Visitors of Angels Landing, one of the country’s most popular national park destinations, will soon be required to obtain a permit to hike.
Zion National Park officials announced that as of April 1, 2022, hikers who want to take on the infamous trail in order to see stunning views of Zion Canyon's 270-million-year-old rock layers in Utah will have to enter an online lottery to try and obtain a permit.
"Angels Landing is one of the most iconic destinations in Zion National Park and issuing permits will make going there fair for everyone," Zion National Park Superintendent Jeff Bradybaugh said in a statement. "The system we’ve put in place will reduce crowding on the trail, address safety concerns and make it easy for visitors to plan ahead."
Interested visitors can pay $6 to enter seasonal lotteries or a day-before lottery, which opens every day at 12:01 a.m. and closes at 3 p.m. Mountain Time. The first lottery opens on Jan. 3 for permits beginning on April 1.
Successful permit holders will also have to pay a $3 fee per person, which covers the costs to manage the lotteries and for additional National Park Service (NPS) rangers who will assist visitors and check permits, officials said.
NPS said it will "monitor and adjust" the pilot program as needed. It was created after receiving comments from nearly 1,000 members of the public, park neighbors and other stakeholders, as well as metering the number of hikers on the trail over the past few years.
Visitors to Zion National Park have spiked over the past decade. It recorded about 2.8 million visits in 2011 and nearly 4.5 million visits in 2019, officials said.
"As the number of people who visit Zion continues to rise, NPS is preparing a plan designed to provide high-quality visitor experiences and sustainably manage park resources. The Angels Landing Pilot Permit Program will inform that planning process," the park said in the statement.
The Angels Landing day hike climbs roughly 1,500 vertical feet along the narrow fin of stone that reaches a top elevation of 5,790 feet, according to Utah’s tourism office. It’s roughly 5.4 miles roundtrip — and not for the faint of heart. About the last third of the trail has steep drops on the sides.
The trail to Angels Landing in Zion National Park is pictured in a file image. (Photo credit: Megan Ziegler)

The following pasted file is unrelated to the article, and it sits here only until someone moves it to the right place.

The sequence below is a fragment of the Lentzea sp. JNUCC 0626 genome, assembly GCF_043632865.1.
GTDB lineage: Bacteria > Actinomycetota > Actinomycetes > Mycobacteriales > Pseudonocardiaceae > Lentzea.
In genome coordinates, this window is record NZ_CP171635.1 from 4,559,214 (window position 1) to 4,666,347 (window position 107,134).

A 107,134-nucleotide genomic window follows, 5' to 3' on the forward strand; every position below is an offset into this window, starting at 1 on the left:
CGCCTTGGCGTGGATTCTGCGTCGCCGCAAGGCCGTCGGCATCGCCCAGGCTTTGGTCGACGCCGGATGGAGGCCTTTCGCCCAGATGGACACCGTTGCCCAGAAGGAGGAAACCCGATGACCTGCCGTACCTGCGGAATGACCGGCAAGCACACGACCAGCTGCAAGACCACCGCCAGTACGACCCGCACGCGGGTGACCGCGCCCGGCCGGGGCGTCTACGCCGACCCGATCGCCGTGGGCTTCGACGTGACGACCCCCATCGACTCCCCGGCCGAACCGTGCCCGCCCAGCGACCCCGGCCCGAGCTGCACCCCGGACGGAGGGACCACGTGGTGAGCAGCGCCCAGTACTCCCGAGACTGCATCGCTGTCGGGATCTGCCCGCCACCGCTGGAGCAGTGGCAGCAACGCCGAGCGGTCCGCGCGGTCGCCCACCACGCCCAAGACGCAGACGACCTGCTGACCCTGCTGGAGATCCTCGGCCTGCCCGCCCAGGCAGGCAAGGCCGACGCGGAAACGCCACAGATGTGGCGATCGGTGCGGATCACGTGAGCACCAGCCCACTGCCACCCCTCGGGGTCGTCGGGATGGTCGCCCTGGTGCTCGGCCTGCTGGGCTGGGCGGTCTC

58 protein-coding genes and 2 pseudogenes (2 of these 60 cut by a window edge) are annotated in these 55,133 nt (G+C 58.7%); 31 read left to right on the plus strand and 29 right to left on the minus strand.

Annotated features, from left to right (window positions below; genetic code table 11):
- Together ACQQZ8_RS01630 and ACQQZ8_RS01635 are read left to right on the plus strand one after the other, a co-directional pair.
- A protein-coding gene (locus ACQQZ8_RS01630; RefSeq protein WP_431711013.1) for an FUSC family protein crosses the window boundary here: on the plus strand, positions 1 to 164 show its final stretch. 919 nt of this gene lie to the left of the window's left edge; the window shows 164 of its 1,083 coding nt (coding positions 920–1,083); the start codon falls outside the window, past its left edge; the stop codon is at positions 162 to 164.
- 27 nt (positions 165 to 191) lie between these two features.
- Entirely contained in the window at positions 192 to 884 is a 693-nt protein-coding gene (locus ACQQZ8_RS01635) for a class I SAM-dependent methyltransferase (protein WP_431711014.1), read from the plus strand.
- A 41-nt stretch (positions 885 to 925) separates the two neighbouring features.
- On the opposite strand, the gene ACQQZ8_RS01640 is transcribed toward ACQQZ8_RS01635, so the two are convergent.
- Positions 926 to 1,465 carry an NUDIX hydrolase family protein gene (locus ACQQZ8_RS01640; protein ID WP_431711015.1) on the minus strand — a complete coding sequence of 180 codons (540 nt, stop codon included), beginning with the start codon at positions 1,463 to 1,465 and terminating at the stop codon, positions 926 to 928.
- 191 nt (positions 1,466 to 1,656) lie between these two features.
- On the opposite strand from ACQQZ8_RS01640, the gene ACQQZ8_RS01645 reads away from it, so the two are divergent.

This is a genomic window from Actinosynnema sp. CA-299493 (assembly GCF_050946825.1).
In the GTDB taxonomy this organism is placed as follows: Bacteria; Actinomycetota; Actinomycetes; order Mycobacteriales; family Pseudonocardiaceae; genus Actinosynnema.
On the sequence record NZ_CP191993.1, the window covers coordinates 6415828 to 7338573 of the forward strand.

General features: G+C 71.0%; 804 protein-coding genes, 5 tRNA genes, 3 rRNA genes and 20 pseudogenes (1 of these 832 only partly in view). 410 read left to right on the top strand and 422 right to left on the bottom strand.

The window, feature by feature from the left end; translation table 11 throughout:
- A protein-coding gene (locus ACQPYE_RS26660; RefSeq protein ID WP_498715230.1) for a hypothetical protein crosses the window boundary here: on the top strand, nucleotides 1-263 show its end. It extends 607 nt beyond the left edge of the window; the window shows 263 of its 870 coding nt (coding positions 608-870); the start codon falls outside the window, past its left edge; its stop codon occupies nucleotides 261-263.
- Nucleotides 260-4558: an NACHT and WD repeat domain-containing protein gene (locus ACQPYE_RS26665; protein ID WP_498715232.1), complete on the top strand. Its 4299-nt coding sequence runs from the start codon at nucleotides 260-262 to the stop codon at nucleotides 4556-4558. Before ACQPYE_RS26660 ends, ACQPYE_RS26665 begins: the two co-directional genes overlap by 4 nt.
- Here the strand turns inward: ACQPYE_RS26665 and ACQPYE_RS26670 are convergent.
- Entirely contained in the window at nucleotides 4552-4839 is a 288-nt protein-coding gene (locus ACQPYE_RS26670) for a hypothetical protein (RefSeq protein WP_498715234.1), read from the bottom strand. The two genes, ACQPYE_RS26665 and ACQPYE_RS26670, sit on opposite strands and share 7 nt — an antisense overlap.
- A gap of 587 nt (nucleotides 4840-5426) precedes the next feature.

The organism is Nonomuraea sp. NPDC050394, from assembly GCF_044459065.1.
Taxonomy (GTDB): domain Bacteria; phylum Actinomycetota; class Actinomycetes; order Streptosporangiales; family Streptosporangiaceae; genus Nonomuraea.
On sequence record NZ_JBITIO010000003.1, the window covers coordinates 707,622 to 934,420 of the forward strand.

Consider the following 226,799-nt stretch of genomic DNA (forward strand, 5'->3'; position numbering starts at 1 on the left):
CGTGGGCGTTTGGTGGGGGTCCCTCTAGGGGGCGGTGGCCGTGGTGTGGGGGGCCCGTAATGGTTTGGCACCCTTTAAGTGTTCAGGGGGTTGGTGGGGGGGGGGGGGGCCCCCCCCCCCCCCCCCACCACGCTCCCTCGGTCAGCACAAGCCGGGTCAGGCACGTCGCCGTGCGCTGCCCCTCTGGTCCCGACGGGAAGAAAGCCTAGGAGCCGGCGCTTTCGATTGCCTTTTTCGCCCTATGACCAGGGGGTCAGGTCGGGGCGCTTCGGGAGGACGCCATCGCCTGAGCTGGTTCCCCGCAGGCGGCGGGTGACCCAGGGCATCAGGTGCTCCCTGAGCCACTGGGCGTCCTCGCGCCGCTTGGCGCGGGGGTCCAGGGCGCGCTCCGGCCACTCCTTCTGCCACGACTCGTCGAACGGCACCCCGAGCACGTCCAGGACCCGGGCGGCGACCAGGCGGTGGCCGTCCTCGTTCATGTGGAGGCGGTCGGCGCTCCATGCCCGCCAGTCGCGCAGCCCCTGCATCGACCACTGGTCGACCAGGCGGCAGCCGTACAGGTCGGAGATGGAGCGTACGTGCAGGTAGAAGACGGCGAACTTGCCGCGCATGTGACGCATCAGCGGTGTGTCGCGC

"As you approach the summit, the trail follows carved-out steps along the spine of a knife-edge ridge. Heavy chains attached to the rock serve as handrails along most (but not all) of the drop-offs. Hikers must make a steep scramble to surmount the first knob, followed by an unprotected walk across a narrow saddle that is flanked by sheer drop-offs. On the Angels Landing hike, you truly get a feeling of walking on the razor’s edge," the tourism office writes of the final approach to the summit.
Once reaching Angels Landing's highest point, brave hikers are treated to an unforgettable 360-degree panorama of the park.
Records compiled earlier this year by FOX 13 showed that 13 hikers have fallen and died from Angels Landing, or the trail to it, since 2000. The tally included two Utah men who died earlier this year.
"If it’s not the most dangerous trail in America, it’s one of the top five," Travis Heggie, an associate professor at Bowling Green State University who studies deaths in the national park system, told the news outlet.
Interestingly, the narrow section where the park service installed the chain handrail isn’t where hikers have typically fallen. Instead, Jeff Rose, a professor of outdoor recreation studies at the University of Utah, noted how most fell either before the chained section or after it. Some hikers fell from Angels Landing itself.
Rose told FOX 13 that the data indicated hikers have been getting too close to the edges. Of the thirteen people who have fallen to their deaths from Angels Landing since 2000, most were men, and most were visiting from outside Utah, including one man from Germany.
Visitors are advised to hike in groups of three or more, stay together and away from the edge.
"Don’t get within 6 feet of the edge where you can fall and potentially lose life and limb," Rose told the outlet.
This story was reported from Cincinnati.